In the land he loved so much, Baba Baffour wanted to go beyond just admiring our ancient past, where the foundation of civilization existed. Being pro-active he did the following. “Somewhere in the late sixties, mid sixties to late sixties, I became acquainted with people who enhanced my information about Afrika, especially classical Afrikan civilizations. I knew that at some point I had to do more work to share this information. I tried to figure out a way to do that, mainly through slide presentations and lectures and so forth. But it occurred to me, that it would be much more powerful to be able to examine concretely whatever is left of that civilization, where it is right now.

The way to do that would be through a study tour. So my wife and I designed a study tour and tried to locate people who were really serious about study. We’re not interested in folk who want to collect ashtrays and float on the Nile and do all that. It’s a very hard working tour. We were up early and we go to bed late. We felt by being on the site, by visiting the museums, by visiting the monuments, by getting some sense of the space, geography, time perspective, that would help to make more real what this thing was in the past.”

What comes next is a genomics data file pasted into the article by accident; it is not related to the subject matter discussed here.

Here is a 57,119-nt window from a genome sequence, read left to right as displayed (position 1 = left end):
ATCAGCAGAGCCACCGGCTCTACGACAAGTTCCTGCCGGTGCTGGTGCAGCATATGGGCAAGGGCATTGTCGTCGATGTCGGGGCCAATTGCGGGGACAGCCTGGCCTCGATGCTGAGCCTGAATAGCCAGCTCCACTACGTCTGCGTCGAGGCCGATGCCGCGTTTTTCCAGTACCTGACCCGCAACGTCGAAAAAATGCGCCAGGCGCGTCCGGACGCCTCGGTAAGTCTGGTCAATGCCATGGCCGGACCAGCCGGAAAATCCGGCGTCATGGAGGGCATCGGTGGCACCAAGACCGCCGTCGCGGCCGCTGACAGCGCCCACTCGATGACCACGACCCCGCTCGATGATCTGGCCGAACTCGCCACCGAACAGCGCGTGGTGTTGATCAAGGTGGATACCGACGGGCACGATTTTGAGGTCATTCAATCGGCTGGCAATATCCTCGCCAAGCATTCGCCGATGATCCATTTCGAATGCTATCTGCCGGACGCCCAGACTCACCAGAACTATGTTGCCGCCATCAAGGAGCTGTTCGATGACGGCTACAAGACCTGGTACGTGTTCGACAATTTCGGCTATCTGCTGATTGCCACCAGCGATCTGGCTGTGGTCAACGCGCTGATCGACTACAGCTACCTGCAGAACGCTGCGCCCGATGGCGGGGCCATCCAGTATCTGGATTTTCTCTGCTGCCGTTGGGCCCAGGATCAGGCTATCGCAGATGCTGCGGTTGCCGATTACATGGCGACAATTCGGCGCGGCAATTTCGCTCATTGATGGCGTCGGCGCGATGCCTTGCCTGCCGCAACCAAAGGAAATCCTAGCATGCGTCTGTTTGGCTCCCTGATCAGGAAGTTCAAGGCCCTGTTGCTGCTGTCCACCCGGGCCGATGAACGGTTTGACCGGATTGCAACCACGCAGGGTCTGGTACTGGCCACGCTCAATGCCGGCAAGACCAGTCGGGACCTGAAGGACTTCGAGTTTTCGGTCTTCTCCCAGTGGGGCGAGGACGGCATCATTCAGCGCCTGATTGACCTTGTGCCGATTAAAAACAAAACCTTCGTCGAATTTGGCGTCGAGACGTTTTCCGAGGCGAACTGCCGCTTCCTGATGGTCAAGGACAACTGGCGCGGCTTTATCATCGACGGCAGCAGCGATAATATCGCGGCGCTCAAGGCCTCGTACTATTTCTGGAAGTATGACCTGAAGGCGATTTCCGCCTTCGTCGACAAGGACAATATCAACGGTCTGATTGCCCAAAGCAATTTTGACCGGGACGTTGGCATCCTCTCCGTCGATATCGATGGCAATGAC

In his parting statement, which applies even today, he leaves us with, “Let me say the thing that’s of course on my mind. We require a massive mobilization of Afrikan people around the world. We need to see what the future looks like for us in the next thirty to forty years. We need to take a long view. In fact, we need to think about the next two hundred years. To be real conservative, where do we want Afrikan people to be in the world twenty years from now? If you get an answer to that question that’s anywhere near correct, it tells you what you got to do now to get ready for that.

I’m concerned because we are not now doing what we need to do to get ready for the world I think we would like to have, if we thought about it. I just would really hope we begin to mobilize our thoughts and ultimately our resources toward creating a new future for Afrikan people. That we revise and revitalize the continent so we will be safe wherever we live, anywhere in the world.

And for the young, there was an old Bible verse that my mother emphasized when I was growing up, I still live by it and think of it all the time. One of the few I can remember completely. It was II Timothy 2:15 which says, ‘Study to show yourself approved unto God, not unto man, a workman that need not be ashamed, rightly dividing the word of truth.'”

Tribute To Dr. Asa Hilliard, III/jermaa